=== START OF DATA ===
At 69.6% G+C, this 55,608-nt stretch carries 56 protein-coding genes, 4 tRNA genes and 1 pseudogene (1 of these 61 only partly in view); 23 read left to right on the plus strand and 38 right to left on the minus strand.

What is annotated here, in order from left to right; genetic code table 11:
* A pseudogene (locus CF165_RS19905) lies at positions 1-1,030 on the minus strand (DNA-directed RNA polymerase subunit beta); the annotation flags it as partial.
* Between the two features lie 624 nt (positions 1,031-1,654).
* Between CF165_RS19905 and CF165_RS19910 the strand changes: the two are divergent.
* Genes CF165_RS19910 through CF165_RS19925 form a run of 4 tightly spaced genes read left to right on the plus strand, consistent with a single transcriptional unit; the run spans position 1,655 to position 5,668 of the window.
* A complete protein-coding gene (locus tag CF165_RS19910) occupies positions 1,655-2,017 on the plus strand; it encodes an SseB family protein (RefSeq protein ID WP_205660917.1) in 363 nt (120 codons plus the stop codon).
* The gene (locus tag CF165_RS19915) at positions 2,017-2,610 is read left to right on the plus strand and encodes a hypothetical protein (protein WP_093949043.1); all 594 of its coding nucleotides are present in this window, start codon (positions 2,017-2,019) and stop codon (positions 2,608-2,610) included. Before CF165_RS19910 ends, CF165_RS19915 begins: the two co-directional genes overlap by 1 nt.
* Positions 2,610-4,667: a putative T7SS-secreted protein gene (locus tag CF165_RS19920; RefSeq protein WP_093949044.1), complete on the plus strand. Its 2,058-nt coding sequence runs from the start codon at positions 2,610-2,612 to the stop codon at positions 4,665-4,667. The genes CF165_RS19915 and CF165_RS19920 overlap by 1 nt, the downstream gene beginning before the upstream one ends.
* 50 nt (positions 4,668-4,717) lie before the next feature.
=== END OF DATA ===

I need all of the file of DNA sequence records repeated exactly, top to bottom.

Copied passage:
At 69.6% G+C, this 55,608-nt stretch carries 56 protein-coding genes, 4 tRNA genes and 1 pseudogene (1 of these 61 only partly in view); 23 read left to right on the plus strand and 38 right to left on the minus strand.

What is annotated here, in order from left to right; genetic code table 11:
* A pseudogene (locus CF165_RS19905) lies at positions 1-1,030 on the minus strand (DNA-directed RNA polymerase subunit beta); the annotation flags it as partial.
* Between the two features lie 624 nt (positions 1,031-1,654).
* Between CF165_RS19905 and CF165_RS19910 the strand changes: the two are divergent.
* Genes CF165_RS19910 through CF165_RS19925 form a run of 4 tightly spaced genes read left to right on the plus strand, consistent with a single transcriptional unit; the run spans position 1,655 to position 5,668 of the window.
* A complete protein-coding gene (locus tag CF165_RS19910) occupies positions 1,655-2,017 on the plus strand; it encodes an SseB family protein (RefSeq protein ID WP_205660917.1) in 363 nt (120 codons plus the stop codon).
* The gene (locus tag CF165_RS19915) at positions 2,017-2,610 is read left to right on the plus strand and encodes a hypothetical protein (protein WP_093949043.1); all 594 of its coding nucleotides are present in this window, start codon (positions 2,017-2,019) and stop codon (positions 2,608-2,610) included. Before CF165_RS19910 ends, CF165_RS19915 begins: the two co-directional genes overlap by 1 nt.
* Positions 2,610-4,667: a putative T7SS-secreted protein gene (locus tag CF165_RS19920; RefSeq protein WP_093949044.1), complete on the plus strand. Its 2,058-nt coding sequence runs from the start codon at positions 2,610-2,612 to the stop codon at positions 4,665-4,667. The genes CF165_RS19915 and CF165_RS19920 overlap by 1 nt, the downstream gene beginning before the upstream one ends.
* 50 nt (positions 4,668-4,717) lie before the next feature.